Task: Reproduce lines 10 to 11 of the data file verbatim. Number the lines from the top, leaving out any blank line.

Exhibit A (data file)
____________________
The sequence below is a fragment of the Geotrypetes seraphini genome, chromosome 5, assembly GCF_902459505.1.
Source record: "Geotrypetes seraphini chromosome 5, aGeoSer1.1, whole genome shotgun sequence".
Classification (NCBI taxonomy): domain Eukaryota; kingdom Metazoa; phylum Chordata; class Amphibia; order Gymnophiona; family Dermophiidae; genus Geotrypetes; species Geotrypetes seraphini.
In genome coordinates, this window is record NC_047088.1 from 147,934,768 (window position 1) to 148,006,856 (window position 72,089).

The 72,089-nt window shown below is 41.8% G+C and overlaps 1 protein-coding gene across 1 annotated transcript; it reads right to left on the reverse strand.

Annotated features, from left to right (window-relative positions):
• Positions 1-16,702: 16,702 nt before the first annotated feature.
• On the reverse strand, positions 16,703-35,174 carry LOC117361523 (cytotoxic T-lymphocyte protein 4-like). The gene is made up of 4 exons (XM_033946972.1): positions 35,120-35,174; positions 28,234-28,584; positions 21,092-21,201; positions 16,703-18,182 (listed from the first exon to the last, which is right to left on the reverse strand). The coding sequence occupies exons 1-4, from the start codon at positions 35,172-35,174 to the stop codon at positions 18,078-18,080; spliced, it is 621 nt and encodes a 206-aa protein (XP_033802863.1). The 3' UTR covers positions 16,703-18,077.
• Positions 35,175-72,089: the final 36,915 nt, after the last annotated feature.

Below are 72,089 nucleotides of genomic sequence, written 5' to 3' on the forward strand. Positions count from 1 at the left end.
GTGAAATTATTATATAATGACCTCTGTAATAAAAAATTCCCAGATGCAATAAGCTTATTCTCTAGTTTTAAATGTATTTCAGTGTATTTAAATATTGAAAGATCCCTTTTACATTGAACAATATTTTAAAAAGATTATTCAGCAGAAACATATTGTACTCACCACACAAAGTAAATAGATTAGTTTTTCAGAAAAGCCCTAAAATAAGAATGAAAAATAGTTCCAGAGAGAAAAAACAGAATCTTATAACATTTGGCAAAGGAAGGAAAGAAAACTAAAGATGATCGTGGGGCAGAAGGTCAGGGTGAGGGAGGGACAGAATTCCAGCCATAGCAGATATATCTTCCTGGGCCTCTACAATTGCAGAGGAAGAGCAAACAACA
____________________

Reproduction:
Below are 72,089 nucleotides of genomic sequence, written 5' to 3' on the forward strand. Positions count from 1 at the left end.
GTGAAATTATTATATAATGACCTCTGTAATAAAAAATTCCCAGATGCAATAAGCTTATTCTCTAGTTTTAAATGTATTTCAGTGTATTTAAATATTGAAAGATCCCTTTTACATTGAACAATATTTTAAAAAGATTATTCAGCAGAAACATATTGTACTCACCACACAAAGTAAATAGATTAGTTTTTCAGAAAAGCCCTAAAATAAGAATGAAAAATAGTTCCAGAGAGAAAAAACAGAATCTTATAACATTTGGCAAAGGAAGGAAAGAAAACTAAAGATGATCGTGGGGCAGAAGGTCAGGGTGAGGGAGGGACAGAATTCCAGCCATAGCAGATATATCTTCCTGGGCCTCTACAATTGCAGAGGAAGAGCAAACAACA